- eWeek, Thursday, July 29, 2010 3:43 PM
Facebook is becoming Google-like in its ability to challenge a wide swath of companies with competing services. Indeed, just days after Ask.com debuted a new question-and-answer service, the social
net has unveiled Facebook Questions to facilitate Q&A between its roughly 500 million members.
Ask.com, however, is far from the only company that Facebook will likely disrupt with its
Questions service. For starters, "Facebook is taking on question-and-answer search services such as Quora, Google's Aardvark and Hunch," eWeek writes
. "The most interesting competition Facebook Questions poses could be
to Quora, which was formed by former Facebook engineers Charlie Cheever and Adam D'Angelo."
As The New York Times reported
earlier this week, "Aardvark, which was acquired by Google, and Quora, which
recently raised $14 million in venture financing, have [recently] led a new generation of search services that zero in on specific questions rather than search terms."
however, no one seems to have found a killer Q&A formula, Sterling Market Intelligence analyst Greg Sterling told the L.A. Times this week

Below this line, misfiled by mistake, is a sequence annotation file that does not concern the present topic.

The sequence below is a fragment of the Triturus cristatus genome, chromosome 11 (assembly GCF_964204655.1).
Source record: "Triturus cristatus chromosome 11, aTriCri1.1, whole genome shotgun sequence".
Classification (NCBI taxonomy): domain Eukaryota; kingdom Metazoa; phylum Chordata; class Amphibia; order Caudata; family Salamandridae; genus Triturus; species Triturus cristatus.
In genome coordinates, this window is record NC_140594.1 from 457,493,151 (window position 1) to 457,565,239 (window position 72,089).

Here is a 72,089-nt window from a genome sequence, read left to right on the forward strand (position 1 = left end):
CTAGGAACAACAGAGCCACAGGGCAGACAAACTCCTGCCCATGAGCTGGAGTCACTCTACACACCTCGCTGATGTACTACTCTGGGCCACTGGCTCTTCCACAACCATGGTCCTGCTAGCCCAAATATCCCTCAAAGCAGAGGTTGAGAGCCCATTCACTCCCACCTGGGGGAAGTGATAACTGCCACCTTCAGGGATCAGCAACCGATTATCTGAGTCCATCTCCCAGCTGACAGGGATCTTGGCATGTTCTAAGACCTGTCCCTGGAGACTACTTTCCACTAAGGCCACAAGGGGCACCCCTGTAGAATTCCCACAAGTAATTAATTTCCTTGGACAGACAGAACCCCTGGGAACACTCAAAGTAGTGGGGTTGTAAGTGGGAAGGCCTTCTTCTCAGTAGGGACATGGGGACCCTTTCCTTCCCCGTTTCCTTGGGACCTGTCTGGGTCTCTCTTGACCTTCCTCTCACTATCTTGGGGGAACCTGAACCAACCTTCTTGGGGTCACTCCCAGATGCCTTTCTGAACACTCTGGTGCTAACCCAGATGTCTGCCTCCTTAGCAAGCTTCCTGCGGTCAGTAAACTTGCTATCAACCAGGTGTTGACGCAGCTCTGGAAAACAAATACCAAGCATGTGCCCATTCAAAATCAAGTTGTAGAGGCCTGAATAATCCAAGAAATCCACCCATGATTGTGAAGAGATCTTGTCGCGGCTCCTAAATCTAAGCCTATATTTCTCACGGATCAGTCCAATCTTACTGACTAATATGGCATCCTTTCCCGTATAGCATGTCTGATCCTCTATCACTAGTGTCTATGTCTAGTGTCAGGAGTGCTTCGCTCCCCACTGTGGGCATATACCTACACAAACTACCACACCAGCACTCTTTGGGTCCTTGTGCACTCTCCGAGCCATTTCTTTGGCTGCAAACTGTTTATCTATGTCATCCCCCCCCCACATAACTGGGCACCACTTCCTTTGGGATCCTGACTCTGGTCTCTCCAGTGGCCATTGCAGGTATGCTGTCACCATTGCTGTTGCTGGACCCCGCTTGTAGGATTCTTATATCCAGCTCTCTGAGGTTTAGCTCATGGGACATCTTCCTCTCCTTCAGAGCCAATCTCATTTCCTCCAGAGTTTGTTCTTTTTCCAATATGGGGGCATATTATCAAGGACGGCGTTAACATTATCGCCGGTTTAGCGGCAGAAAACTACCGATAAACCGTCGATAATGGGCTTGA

"This whole notion of Q&A and human-powered search is really
valuable and powerful, but not so far done in a way that is effective across the board," he said. "It's really about how they can provide targeted responses to questions people have. You have to
provide a great experience every time. In most cases, there will be a reasonably good response on Google. They will have to be that much better."
That said, "There's a very good chance
the competition won't have enough ammunition to keep Facebook from becoming a dominant force in the space very quickly," writes the Econsultancy blog
. "Facebook has more than 500m users, giving in the ability to drive
significant adoption almost instantly when it releases new products. But even more importantly, Facebook has something that no other Q&A site does: a massive, comprehensive social graph."
Furthermore, as Search Engine Land's Danny Sullivan notes
, "Facebook ... is unique in almost
certainly having the largest community of people than any of these services, and a community that is already used to asking questions to others on the social network. That potentially gives it a huge
advantage in the space."
Beyond its many Q&A competitors, can Facebook Questions compete with Google as a viable search alternative? Not likely, Sullivan tells The BBC
. "Indexing and ranking the web is very expensive and Facebook has no skills in doing that," says Sullivan. "But what they do
have is social connections, which allows users to put out those questions to others who they trust."